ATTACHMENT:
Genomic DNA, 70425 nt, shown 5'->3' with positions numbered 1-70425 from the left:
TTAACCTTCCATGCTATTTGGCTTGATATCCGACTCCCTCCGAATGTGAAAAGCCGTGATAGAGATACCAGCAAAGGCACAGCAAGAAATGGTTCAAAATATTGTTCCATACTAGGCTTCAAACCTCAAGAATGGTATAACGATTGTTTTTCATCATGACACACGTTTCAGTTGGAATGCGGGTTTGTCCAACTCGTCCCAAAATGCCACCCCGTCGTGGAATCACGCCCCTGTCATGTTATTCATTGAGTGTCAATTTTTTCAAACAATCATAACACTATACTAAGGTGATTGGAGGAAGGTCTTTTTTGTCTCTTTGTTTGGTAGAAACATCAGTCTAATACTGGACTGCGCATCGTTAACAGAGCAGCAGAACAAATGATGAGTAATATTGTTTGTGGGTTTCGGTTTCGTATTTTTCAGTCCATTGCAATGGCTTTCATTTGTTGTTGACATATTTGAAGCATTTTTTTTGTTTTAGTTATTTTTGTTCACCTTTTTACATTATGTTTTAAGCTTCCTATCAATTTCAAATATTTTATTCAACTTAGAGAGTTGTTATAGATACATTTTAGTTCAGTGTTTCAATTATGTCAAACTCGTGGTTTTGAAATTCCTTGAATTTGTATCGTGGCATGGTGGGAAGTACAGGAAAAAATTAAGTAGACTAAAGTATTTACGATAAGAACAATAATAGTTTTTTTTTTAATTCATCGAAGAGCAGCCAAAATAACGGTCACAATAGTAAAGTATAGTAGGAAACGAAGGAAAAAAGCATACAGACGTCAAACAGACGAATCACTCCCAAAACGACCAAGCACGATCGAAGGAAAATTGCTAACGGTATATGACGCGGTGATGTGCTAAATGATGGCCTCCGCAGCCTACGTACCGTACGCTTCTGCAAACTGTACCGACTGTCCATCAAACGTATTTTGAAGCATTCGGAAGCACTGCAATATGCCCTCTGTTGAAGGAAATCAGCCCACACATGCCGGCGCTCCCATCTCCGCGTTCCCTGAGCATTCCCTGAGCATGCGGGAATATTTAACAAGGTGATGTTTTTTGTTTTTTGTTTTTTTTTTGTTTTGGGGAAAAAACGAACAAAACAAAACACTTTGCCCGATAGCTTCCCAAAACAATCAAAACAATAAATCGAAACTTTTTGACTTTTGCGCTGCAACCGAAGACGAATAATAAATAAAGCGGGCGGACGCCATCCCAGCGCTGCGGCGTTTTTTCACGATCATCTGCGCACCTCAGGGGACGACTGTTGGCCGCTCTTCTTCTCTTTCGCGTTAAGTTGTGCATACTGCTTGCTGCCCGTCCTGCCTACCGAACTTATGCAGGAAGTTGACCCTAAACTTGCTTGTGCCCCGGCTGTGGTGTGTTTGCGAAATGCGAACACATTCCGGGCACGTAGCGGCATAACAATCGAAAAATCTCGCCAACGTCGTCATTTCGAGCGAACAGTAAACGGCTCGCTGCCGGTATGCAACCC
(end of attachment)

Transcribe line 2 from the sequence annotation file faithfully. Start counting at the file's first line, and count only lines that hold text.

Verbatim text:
TTAACCTTCCATGCTATTTGGCTTGATATCCGACTCCCTCCGAATGTGAAAAGCCGTGATAGAGATACCAGCAAAGGCACAGCAAGAAATGGTTCAAAATATTGTTCCATACTAGGCTTCAAACCTCAAGAATGGTATAACGATTGTTTTTCATCATGACACACGTTTCAGTTGGAATGCGGGTTTGTCCAACTCGTCCCAAAATGCCACCCCGTCGTGGAATCACGCCCCTGTCATGTTATTCATTGAGTGTCAATTTTTTCAAACAATCATAACACTATACTAAGGTGATTGGAGGAAGGTCTTTTTTGTCTCTTTGTTTGGTAGAAACATCAGTCTAATACTGGACTGCGCATCGTTAACAGAGCAGCAGAACAAATGATGAGTAATATTGTTTGTGGGTTTCGGTTTCGTATTTTTCAGTCCATTGCAATGGCTTTCATTTGTTGTTGACATATTTGAAGCATTTTTTTTGTTTTAGTTATTTTTGTTCACCTTTTTACATTATGTTTTAAGCTTCCTATCAATTTCAAATATTTTATTCAACTTAGAGAGTTGTTATAGATACATTTTAGTTCAGTGTTTCAATTATGTCAAACTCGTGGTTTTGAAATTCCTTGAATTTGTATCGTGGCATGGTGGGAAGTACAGGAAAAAATTAAGTAGACTAAAGTATTTACGATAAGAACAATAATAGTTTTTTTTTTAATTCATCGAAGAGCAGCCAAAATAACGGTCACAATAGTAAAGTATAGTAGGAAACGAAGGAAAAAAGCATACAGACGTCAAACAGACGAATCACTCCCAAAACGACCAAGCACGATCGAAGGAAAATTGCTAACGGTATATGACGCGGTGATGTGCTAAATGATGGCCTCCGCAGCCTACGTACCGTACGCTTCTGCAAACTGTACCGACTGTCCATCAAACGTATTTTGAAGCATTCGGAAGCACTGCAATATGCCCTCTGTTGAAGGAAATCAGCCCACACATGCCGGCGCTCCCATCTCCGCGTTCCCTGAGCATTCCCTGAGCATGCGGGAATATTTAACAAGGTGATGTTTTTTGTTTTTTGTTTTTTTTTTGTTTTGGGGAAAAAACGAACAAAACAAAACACTTTGCCCGATAGCTTCCCAAAACAATCAAAACAATAAATCGAAACTTTTTGACTTTTGCGCTGCAACCGAAGACGAATAATAAATAAAGCGGGCGGACGCCATCCCAGCGCTGCGGCGTTTTTTCACGATCATCTGCGCACCTCAGGGGACGACTGTTGGCCGCTCTTCTTCTCTTTCGCGTTAAGTTGTGCATACTGCTTGCTGCCCGTCCTGCCTACCGAACTTATGCAGGAAGTTGACCCTAAACTTGCTTGTGCCCCGGCTGTGGTGTGTTTGCGAAATGCGAACACATTCCGGGCACGTAGCGGCATAACAATCGAAAAATCTCGCCAACGTCGTCATTTCGAGCGAACAGTAAACGGCTCGCTGCCGGTATGCAACCC